Trauma shakes us and messes up our stories and with them our sense of self. Our sense of justice or truth is violated. It's hard to accept. Sometimes we can’t find a redemptive thread in the experience to reconcile it with the whole.
We may not be able or willing to let go of or loosen our hold on our narratives and let them develop another direction that fits better in with reality rather than wishful thinking.
We may not know where to find a story worth telling, one that’s not so bright and shiny that it doesn’t ring true, nor so dark and hopeless that it deflates us and leaves us living lives devoid of purpose and meaning.
If we can’t change the narratives we started out with when trauma comes or find a way to make sense of that trauma and see how it’s part of the story, we may get stuck.
I wrote about this some years back, quoting a friend who explained that most definitions of health include an organism’s ability to make continuous adjustments to the stresses of its environment: resilience. A healthy person is able to change with life’s circumstances and recover from difficult situations. We can let go of an inadequate narrative and let the story of our lives and our understanding of what has happened to us change.
“People who walk closely with God know this kind of healthy. They know that God is the source of their ability to adjust,” she added. The gospel can provide a narrative that recognizes and acknowledges the power of evil at work in our world and in our lives, but also providing answers, strength, the promise of God’s presence and redemptive power, and an affirmation of our sense of and longing for what is good, right, and true. I know I have found it a much stronger, resilient narrative than what I started with.
All this came to mind while reading an interesting book this week.
In A Hobbit, a Wardrobe, and a Great War, author Joseph Loconte explores what two young men suffered during World War I and its aftermath, living through terrors that cost them many of their closest friends and trying to find something to hold onto in the years of disillusionment that followed. The idealism that propped up the idea that civilization was just going to keep getting better and better, and that this war was going to end all wars (and quickly) and usher in a season of peace and prosperity, well, that was shattered. It was as if the world, the world most people though they knew, had come to an end.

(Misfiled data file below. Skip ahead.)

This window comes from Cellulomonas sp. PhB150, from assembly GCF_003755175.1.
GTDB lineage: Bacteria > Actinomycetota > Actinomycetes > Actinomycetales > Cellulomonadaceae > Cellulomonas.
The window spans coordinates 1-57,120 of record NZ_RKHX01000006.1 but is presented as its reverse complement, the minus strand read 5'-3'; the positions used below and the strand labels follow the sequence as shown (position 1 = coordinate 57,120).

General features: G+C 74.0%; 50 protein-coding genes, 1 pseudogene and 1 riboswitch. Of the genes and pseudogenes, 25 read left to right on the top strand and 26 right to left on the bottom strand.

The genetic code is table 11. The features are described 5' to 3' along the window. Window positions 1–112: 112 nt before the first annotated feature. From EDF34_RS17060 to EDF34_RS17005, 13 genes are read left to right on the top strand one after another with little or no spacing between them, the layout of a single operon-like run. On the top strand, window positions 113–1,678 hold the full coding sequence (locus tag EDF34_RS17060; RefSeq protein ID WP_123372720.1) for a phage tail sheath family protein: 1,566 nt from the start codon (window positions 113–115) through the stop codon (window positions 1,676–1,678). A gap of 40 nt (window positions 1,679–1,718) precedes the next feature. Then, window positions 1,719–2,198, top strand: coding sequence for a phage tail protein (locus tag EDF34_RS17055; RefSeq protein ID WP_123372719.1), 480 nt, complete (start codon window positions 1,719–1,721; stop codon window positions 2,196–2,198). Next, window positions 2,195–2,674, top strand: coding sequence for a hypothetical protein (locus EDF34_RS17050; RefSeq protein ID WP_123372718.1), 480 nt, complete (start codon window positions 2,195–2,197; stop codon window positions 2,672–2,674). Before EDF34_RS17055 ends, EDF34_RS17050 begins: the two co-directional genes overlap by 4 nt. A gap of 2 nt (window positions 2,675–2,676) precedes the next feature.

While hundreds of “war novels” in the 1920s and 1930s characterize all war as savage and absurd, J.R.R. Tolkien and C.S. Lewis wrote epic tales that tell a different story, a story influenced by their experiences in the trenches but ultimately validating the possibility of things like a good death and the hope of a new world beyond this one. And Loconte makes the case that this is exactly what they were trying to do.
Though (like Lewis and Tolkien) Loconte often leaves readers to draw their own parallels, it seems clear that the normlessness that characterizes our society today is not unlike what Europe experienced in the twenties and thirties. People who still hold onto a sense of right and wrong and purpose, who believe in sin and sacrifice and judgment, may be mocked and dismissed now, but no worse than they were then. Consider what Virginia Woolf said in a letter quoted by Loconte, after a fellow intellectual, T.S. Elliot, was baptized and confirmed in the Church of England in 1927:
“I have had a most shameful and distressing interview with dear Tom Eliot, who may be called dead to us all from this day forward. He has become an Anglo-Catholic believer in God and immortality, and goes to church. I was shocked. A corpse would seem to be more credible than he is. I mean, there’s something obscene in a living person sitting by the fire and believing in God.”